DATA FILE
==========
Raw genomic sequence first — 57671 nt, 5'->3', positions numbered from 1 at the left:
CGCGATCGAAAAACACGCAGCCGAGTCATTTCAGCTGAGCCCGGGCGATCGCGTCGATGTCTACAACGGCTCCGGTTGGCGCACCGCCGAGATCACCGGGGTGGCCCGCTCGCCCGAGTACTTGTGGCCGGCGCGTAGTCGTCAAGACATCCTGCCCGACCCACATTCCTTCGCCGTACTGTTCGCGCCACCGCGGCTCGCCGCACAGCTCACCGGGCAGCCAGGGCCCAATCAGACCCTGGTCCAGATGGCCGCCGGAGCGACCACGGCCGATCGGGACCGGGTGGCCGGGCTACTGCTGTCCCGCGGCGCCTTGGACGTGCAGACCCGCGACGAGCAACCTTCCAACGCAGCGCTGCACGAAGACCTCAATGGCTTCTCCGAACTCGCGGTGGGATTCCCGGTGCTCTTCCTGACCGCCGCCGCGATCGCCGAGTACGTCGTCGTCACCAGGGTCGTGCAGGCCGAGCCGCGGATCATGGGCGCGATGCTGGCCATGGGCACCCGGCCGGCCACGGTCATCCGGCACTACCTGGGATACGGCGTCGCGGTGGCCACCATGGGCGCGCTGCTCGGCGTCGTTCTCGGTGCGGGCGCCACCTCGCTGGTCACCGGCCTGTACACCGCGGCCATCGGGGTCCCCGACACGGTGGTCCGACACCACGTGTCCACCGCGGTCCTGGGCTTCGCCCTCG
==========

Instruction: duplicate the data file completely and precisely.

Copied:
Raw genomic sequence first — 57671 nt, 5'->3', positions numbered from 1 at the left:
CGCGATCGAAAAACACGCAGCCGAGTCATTTCAGCTGAGCCCGGGCGATCGCGTCGATGTCTACAACGGCTCCGGTTGGCGCACCGCCGAGATCACCGGGGTGGCCCGCTCGCCCGAGTACTTGTGGCCGGCGCGTAGTCGTCAAGACATCCTGCCCGACCCACATTCCTTCGCCGTACTGTTCGCGCCACCGCGGCTCGCCGCACAGCTCACCGGGCAGCCAGGGCCCAATCAGACCCTGGTCCAGATGGCCGCCGGAGCGACCACGGCCGATCGGGACCGGGTGGCCGGGCTACTGCTGTCCCGCGGCGCCTTGGACGTGCAGACCCGCGACGAGCAACCTTCCAACGCAGCGCTGCACGAAGACCTCAATGGCTTCTCCGAACTCGCGGTGGGATTCCCGGTGCTCTTCCTGACCGCCGCCGCGATCGCCGAGTACGTCGTCGTCACCAGGGTCGTGCAGGCCGAGCCGCGGATCATGGGCGCGATGCTGGCCATGGGCACCCGGCCGGCCACGGTCATCCGGCACTACCTGGGATACGGCGTCGCGGTGGCCACCATGGGCGCGCTGCTCGGCGTCGTTCTCGGTGCGGGCGCCACCTCGCTGGTCACCGGCCTGTACACCGCGGCCATCGGGGTCCCCGACACGGTGGTCCGACACCACGTGTCCACCGCGGTCCTGGGCTTCGCCCTCG